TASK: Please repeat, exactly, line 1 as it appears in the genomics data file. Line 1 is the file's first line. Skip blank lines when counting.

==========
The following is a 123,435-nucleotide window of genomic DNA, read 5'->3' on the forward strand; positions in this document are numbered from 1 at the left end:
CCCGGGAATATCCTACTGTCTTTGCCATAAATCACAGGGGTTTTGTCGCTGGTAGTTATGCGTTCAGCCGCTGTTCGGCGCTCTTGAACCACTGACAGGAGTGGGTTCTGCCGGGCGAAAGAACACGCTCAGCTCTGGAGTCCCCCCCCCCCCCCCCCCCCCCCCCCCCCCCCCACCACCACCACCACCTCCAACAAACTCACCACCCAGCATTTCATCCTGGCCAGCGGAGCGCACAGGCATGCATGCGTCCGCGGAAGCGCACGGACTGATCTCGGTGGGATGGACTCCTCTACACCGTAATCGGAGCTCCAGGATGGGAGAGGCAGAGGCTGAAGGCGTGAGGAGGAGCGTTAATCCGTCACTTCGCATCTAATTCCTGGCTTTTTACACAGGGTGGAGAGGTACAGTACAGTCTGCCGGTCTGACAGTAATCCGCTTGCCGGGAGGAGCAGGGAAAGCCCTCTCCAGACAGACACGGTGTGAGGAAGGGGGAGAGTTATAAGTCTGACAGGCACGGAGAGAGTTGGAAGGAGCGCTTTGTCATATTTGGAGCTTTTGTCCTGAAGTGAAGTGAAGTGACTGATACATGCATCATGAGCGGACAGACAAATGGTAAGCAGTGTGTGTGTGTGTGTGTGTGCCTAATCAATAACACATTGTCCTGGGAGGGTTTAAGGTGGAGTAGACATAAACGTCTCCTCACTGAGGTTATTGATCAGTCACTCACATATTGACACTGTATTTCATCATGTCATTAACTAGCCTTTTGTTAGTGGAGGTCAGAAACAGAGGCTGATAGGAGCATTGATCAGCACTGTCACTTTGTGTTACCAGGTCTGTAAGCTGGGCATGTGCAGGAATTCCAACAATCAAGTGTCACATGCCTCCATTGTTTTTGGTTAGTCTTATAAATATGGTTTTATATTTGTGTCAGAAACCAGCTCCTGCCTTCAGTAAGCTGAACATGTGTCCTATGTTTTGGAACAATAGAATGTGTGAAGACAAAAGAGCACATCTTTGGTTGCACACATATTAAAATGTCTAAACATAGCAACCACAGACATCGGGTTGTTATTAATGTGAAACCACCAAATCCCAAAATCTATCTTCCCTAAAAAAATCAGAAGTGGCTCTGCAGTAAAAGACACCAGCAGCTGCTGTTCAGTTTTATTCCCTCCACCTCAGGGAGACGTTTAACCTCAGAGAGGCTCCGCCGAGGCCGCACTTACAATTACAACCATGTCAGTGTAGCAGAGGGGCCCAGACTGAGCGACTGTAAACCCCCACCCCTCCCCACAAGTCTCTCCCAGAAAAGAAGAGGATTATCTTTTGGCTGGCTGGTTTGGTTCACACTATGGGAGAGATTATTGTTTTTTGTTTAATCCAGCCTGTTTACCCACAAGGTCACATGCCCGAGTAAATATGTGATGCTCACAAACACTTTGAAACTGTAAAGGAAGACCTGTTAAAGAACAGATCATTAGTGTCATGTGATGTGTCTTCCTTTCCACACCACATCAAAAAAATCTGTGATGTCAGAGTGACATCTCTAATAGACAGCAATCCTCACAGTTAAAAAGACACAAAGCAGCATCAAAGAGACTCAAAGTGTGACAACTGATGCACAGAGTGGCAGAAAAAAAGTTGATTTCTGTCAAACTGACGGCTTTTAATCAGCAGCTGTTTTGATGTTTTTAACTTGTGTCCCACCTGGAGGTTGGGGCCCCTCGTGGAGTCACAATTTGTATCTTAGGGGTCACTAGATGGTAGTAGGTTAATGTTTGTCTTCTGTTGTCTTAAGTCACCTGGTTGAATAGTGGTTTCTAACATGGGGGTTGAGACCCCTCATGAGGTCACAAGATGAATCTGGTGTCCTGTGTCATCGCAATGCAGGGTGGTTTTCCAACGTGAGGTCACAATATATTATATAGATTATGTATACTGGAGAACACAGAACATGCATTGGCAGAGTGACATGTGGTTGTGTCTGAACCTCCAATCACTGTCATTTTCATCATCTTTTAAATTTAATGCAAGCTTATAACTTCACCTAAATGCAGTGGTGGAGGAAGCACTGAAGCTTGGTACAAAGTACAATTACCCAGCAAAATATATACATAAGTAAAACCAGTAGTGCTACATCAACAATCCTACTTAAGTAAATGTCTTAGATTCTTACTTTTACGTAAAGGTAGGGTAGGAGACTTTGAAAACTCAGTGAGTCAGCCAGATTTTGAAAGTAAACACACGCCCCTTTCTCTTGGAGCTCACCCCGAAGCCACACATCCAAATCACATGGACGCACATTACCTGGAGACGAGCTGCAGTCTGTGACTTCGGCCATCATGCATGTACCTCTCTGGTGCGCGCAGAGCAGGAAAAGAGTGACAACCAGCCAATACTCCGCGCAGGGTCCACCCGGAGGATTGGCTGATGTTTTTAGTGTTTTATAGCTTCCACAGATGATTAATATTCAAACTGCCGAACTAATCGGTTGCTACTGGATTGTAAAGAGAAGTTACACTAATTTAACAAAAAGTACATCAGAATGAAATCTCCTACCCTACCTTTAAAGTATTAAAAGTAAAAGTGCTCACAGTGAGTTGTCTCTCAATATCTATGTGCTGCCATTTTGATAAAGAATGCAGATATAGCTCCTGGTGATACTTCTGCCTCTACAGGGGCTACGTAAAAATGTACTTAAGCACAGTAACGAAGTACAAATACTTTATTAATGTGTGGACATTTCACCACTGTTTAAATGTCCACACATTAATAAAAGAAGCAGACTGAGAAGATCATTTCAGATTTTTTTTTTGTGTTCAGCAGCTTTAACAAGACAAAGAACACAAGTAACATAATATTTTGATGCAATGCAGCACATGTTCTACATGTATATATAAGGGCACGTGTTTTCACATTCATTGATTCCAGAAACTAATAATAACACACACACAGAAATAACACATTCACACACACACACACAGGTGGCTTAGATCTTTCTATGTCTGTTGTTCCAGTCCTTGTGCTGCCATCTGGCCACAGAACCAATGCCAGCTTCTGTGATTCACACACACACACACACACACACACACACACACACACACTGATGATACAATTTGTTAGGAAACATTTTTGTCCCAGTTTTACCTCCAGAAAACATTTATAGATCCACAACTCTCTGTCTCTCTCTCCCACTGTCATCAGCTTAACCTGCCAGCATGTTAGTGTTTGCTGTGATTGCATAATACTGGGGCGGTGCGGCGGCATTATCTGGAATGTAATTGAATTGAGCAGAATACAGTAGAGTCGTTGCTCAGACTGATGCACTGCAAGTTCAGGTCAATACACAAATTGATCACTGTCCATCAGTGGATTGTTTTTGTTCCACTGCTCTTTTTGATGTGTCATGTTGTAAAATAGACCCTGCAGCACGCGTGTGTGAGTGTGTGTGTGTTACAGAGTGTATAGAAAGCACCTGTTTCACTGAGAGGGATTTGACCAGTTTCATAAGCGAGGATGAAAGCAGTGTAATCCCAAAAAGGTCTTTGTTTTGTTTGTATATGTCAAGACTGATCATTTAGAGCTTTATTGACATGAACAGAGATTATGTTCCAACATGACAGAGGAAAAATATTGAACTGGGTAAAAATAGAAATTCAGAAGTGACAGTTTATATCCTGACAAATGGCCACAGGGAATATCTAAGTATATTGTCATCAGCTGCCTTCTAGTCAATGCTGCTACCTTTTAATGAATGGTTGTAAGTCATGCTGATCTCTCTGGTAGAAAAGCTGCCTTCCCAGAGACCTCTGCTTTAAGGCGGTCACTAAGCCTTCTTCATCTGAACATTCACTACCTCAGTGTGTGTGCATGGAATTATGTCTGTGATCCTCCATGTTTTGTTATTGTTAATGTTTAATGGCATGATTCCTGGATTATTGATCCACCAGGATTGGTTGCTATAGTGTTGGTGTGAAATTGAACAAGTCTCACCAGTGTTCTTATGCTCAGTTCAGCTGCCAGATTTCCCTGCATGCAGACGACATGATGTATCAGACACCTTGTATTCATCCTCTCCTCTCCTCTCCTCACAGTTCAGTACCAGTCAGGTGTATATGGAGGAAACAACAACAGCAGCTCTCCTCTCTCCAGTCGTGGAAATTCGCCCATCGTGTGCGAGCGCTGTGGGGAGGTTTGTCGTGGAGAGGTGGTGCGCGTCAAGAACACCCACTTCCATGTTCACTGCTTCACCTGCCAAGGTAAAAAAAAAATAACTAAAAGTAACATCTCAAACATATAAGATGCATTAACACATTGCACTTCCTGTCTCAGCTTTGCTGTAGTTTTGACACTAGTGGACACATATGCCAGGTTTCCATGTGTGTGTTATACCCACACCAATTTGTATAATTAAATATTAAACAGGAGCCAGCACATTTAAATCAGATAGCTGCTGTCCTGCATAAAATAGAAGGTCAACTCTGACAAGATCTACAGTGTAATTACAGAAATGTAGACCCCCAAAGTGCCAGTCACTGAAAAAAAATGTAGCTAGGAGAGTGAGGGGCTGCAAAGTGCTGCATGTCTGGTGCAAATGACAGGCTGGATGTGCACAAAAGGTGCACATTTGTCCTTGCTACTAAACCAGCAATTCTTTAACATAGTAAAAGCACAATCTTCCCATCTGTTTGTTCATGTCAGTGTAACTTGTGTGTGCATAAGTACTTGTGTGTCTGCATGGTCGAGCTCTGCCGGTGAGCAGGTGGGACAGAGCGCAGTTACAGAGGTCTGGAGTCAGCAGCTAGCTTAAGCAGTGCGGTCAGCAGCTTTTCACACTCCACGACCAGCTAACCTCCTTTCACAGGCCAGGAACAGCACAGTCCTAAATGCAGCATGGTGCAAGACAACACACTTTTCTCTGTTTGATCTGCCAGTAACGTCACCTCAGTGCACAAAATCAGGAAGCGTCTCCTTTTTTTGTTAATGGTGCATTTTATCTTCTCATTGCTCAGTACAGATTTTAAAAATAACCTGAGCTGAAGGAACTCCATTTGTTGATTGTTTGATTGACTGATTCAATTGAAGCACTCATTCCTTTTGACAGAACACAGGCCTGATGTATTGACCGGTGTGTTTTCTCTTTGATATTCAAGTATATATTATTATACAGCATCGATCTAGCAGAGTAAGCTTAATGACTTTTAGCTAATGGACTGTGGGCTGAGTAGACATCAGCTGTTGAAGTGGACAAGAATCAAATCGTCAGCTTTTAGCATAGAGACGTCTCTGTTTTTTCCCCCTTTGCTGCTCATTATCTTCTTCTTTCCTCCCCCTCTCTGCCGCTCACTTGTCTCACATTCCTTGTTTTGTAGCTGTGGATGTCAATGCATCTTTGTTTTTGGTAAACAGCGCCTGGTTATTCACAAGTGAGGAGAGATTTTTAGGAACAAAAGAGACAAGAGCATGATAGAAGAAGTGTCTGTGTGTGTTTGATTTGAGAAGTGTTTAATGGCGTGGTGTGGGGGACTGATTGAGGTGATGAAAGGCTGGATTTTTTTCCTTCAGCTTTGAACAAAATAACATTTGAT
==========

The following is a 123,435-nucleotide window of genomic DNA, read 5'->3' on the forward strand; positions in this document are numbered from 1 at the left end: